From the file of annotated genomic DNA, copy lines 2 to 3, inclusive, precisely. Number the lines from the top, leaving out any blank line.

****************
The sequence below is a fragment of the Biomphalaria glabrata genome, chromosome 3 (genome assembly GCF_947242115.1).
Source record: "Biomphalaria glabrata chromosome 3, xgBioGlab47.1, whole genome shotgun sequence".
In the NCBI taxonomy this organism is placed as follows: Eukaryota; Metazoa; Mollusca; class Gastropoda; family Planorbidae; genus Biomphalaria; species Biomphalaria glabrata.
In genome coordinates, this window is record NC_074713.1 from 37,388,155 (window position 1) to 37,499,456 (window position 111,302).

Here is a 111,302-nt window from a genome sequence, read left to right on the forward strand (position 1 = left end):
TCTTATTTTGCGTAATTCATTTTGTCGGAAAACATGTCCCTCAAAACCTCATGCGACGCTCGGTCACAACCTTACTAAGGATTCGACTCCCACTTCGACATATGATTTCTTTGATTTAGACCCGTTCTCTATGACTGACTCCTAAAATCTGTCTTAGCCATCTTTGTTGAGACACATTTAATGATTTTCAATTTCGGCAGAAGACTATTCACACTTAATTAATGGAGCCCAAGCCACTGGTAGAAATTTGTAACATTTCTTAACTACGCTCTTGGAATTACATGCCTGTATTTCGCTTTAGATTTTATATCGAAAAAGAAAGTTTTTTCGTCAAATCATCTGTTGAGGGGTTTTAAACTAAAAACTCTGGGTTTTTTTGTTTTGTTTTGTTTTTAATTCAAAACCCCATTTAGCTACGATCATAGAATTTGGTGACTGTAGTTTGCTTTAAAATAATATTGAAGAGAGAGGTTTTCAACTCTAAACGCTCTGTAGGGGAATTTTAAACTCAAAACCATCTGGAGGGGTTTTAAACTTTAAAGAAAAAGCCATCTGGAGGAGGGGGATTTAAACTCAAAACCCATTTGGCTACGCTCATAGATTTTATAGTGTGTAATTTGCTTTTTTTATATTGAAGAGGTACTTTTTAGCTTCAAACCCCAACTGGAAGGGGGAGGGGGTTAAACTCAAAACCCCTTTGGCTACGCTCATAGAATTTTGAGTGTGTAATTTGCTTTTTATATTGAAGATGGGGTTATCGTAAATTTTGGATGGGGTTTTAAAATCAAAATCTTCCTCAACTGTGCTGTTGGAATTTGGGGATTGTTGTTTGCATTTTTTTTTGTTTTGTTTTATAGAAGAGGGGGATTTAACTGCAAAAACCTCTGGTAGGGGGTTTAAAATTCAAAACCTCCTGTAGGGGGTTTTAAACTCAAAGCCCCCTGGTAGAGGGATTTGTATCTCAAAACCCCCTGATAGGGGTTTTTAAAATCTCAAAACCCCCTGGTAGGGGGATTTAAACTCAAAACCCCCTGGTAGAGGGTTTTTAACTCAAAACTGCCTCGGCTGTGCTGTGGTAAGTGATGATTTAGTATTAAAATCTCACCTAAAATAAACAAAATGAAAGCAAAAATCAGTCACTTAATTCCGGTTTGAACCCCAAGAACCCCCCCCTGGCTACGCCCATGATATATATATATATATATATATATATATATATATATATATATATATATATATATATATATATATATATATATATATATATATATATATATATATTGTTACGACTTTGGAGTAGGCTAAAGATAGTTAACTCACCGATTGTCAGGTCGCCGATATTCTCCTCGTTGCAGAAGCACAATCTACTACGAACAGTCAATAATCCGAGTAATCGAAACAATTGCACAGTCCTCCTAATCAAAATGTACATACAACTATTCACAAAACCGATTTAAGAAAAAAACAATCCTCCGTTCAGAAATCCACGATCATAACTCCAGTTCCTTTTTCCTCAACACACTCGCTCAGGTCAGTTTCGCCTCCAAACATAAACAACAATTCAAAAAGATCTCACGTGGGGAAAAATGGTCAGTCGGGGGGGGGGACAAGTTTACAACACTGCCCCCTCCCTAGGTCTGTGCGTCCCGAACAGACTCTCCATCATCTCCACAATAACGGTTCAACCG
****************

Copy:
Source record: "Biomphalaria glabrata chromosome 3, xgBioGlab47.1, whole genome shotgun sequence".
In the NCBI taxonomy this organism is placed as follows: Eukaryota; Metazoa; Mollusca; class Gastropoda; family Planorbidae; genus Biomphalaria; species Biomphalaria glabrata.